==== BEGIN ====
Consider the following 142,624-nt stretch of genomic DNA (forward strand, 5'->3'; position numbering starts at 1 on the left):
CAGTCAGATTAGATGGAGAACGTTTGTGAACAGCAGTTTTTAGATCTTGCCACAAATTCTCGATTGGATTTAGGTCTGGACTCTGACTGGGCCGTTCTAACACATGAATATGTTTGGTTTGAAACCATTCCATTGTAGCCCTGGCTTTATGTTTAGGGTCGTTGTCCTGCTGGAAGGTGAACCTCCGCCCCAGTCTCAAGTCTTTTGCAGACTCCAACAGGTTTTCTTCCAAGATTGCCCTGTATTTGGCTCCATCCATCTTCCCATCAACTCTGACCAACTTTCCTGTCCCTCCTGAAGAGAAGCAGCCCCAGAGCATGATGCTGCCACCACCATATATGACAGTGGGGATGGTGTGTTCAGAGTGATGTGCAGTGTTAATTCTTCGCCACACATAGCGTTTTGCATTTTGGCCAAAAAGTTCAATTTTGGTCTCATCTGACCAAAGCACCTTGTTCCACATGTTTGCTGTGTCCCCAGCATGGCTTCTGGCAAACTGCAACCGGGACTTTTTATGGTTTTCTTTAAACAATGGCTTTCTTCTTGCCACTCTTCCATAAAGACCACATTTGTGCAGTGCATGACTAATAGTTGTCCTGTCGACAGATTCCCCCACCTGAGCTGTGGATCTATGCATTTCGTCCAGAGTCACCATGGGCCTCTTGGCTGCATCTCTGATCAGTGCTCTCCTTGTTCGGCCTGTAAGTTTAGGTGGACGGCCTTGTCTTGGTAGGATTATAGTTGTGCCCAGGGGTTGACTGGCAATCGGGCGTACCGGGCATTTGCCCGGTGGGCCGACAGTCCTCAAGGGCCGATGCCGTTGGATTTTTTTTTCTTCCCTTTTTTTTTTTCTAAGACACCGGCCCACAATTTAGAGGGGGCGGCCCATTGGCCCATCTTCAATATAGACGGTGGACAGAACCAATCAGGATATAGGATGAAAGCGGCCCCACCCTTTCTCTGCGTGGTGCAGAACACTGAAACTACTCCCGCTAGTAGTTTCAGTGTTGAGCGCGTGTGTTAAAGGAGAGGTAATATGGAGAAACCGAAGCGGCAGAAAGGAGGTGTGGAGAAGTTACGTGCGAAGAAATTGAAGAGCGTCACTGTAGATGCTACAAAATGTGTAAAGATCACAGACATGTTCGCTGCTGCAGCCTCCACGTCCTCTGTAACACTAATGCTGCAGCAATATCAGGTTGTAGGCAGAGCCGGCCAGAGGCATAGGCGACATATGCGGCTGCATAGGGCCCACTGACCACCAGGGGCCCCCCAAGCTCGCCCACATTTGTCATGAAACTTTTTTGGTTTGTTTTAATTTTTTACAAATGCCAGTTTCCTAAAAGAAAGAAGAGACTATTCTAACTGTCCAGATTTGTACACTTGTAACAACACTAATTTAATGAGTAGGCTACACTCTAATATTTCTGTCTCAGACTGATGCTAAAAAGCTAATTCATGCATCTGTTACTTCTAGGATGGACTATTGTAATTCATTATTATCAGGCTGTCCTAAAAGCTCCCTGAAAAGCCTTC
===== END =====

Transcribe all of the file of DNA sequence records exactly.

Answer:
Consider the following 142,624-nt stretch of genomic DNA (forward strand, 5'->3'; position numbering starts at 1 on the left):
CAGTCAGATTAGATGGAGAACGTTTGTGAACAGCAGTTTTTAGATCTTGCCACAAATTCTCGATTGGATTTAGGTCTGGACTCTGACTGGGCCGTTCTAACACATGAATATGTTTGGTTTGAAACCATTCCATTGTAGCCCTGGCTTTATGTTTAGGGTCGTTGTCCTGCTGGAAGGTGAACCTCCGCCCCAGTCTCAAGTCTTTTGCAGACTCCAACAGGTTTTCTTCCAAGATTGCCCTGTATTTGGCTCCATCCATCTTCCCATCAACTCTGACCAACTTTCCTGTCCCTCCTGAAGAGAAGCAGCCCCAGAGCATGATGCTGCCACCACCATATATGACAGTGGGGATGGTGTGTTCAGAGTGATGTGCAGTGTTAATTCTTCGCCACACATAGCGTTTTGCATTTTGGCCAAAAAGTTCAATTTTGGTCTCATCTGACCAAAGCACCTTGTTCCACATGTTTGCTGTGTCCCCAGCATGGCTTCTGGCAAACTGCAACCGGGACTTTTTATGGTTTTCTTTAAACAATGGCTTTCTTCTTGCCACTCTTCCATAAAGACCACATTTGTGCAGTGCATGACTAATAGTTGTCCTGTCGACAGATTCCCCCACCTGAGCTGTGGATCTATGCATTTCGTCCAGAGTCACCATGGGCCTCTTGGCTGCATCTCTGATCAGTGCTCTCCTTGTTCGGCCTGTAAGTTTAGGTGGACGGCCTTGTCTTGGTAGGATTATAGTTGTGCCCAGGGGTTGACTGGCAATCGGGCGTACCGGGCATTTGCCCGGTGGGCCGACAGTCCTCAAGGGCCGATGCCGTTGGATTTTTTTTTCTTCCCTTTTTTTTTTTCTAAGACACCGGCCCACAATTTAGAGGGGGCGGCCCATTGGCCCATCTTCAATATAGACGGTGGACAGAACCAATCAGGATATAGGATGAAAGCGGCCCCACCCTTTCTCTGCGTGGTGCAGAACACTGAAACTACTCCCGCTAGTAGTTTCAGTGTTGAGCGCGTGTGTTAAAGGAGAGGTAATATGGAGAAACCGAAGCGGCAGAAAGGAGGTGTGGAGAAGTTACGTGCGAAGAAATTGAAGAGCGTCACTGTAGATGCTACAAAATGTGTAAAGATCACAGACATGTTCGCTGCTGCAGCCTCCACGTCCTCTGTAACACTAATGCTGCAGCAATATCAGGTTGTAGGCAGAGCCGGCCAGAGGCATAGGCGACATATGCGGCTGCATAGGGCCCACTGACCACCAGGGGCCCCCCAAGCTCGCCCACATTTGTCATGAAACTTTTTTGGTTTGTTTTAATTTTTTACAAATGCCAGTTTCCTAAAAGAAAGAAGAGACTATTCTAACTGTCCAGATTTGTACACTTGTAACAACACTAATTTAATGAGTAGGCTACACTCTAATATTTCTGTCTCAGACTGATGCTAAAAAGCTAATTCATGCATCTGTTACTTCTAGGATGGACTATTGTAATTCATTATTATCAGGCTGTCCTAAAAGCTCCCTGAAAAGCCTTC